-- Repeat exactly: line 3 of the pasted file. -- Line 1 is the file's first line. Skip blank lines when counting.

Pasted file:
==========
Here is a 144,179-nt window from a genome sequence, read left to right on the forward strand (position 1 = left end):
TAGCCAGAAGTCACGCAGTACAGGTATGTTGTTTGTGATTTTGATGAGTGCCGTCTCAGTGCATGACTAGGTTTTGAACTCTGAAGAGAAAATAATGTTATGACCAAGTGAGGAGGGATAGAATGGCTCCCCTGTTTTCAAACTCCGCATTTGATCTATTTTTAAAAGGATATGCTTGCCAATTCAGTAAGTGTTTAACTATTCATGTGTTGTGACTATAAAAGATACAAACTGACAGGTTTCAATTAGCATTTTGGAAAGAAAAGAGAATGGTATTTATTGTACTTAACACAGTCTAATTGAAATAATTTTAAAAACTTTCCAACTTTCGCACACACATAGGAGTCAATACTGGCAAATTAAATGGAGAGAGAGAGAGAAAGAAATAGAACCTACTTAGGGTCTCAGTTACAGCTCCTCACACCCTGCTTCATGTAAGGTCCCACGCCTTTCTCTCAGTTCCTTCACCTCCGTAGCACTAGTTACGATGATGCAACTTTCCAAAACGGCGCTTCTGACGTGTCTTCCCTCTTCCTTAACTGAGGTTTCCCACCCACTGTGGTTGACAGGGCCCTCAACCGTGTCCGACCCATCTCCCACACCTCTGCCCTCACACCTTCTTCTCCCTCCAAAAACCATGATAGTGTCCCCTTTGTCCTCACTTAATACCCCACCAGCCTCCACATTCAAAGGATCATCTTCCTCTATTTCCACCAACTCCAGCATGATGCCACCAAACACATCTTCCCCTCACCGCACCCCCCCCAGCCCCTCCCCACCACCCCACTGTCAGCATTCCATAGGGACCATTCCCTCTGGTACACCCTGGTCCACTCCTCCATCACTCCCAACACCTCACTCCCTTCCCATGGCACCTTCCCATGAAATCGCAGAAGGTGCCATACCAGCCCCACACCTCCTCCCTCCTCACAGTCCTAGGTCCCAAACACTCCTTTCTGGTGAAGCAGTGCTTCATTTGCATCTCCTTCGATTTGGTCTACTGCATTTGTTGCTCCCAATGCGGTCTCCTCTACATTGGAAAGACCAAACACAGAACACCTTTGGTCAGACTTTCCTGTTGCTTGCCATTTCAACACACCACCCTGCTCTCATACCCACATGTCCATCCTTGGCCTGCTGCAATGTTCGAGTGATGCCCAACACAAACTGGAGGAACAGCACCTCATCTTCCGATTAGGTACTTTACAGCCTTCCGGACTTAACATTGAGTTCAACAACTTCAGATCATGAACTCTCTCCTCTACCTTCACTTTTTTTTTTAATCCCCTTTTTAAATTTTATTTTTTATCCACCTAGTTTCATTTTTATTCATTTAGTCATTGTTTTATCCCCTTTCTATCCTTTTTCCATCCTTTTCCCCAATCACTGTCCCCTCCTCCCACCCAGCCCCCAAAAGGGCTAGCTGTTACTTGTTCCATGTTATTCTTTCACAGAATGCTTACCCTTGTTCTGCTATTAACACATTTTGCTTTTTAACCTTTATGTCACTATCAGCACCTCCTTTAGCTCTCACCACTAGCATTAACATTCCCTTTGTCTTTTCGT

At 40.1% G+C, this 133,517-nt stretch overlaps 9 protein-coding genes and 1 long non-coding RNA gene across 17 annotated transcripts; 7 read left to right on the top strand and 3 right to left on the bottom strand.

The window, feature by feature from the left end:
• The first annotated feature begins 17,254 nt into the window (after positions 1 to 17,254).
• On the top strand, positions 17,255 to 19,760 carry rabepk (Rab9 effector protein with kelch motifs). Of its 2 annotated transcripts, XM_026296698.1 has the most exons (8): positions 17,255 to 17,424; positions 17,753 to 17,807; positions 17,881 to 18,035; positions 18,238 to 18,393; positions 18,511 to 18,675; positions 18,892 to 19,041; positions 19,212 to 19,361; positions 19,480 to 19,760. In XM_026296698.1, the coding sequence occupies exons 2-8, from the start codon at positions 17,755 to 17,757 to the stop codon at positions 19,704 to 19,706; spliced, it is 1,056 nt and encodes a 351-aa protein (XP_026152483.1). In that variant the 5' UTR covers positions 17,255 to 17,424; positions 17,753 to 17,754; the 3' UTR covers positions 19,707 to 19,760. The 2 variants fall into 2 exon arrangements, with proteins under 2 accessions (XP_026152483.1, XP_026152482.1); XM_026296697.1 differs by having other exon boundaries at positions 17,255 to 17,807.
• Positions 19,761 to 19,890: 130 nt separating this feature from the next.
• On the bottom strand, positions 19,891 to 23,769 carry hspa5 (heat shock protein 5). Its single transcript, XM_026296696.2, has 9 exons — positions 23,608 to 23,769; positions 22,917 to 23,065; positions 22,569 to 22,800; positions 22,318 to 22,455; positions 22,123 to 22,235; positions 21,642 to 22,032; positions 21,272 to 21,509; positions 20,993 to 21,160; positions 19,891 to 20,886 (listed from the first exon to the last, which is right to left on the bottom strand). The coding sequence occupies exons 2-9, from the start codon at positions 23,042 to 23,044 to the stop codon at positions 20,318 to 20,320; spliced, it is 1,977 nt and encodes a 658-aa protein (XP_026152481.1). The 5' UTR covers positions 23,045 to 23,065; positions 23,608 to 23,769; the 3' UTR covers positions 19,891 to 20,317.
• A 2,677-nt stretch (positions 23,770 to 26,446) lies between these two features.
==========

At 40.1% G+C, this 133,517-nt stretch overlaps 9 protein-coding genes and 1 long non-coding RNA gene across 17 annotated transcripts; 7 read left to right on the top strand and 3 right to left on the bottom strand.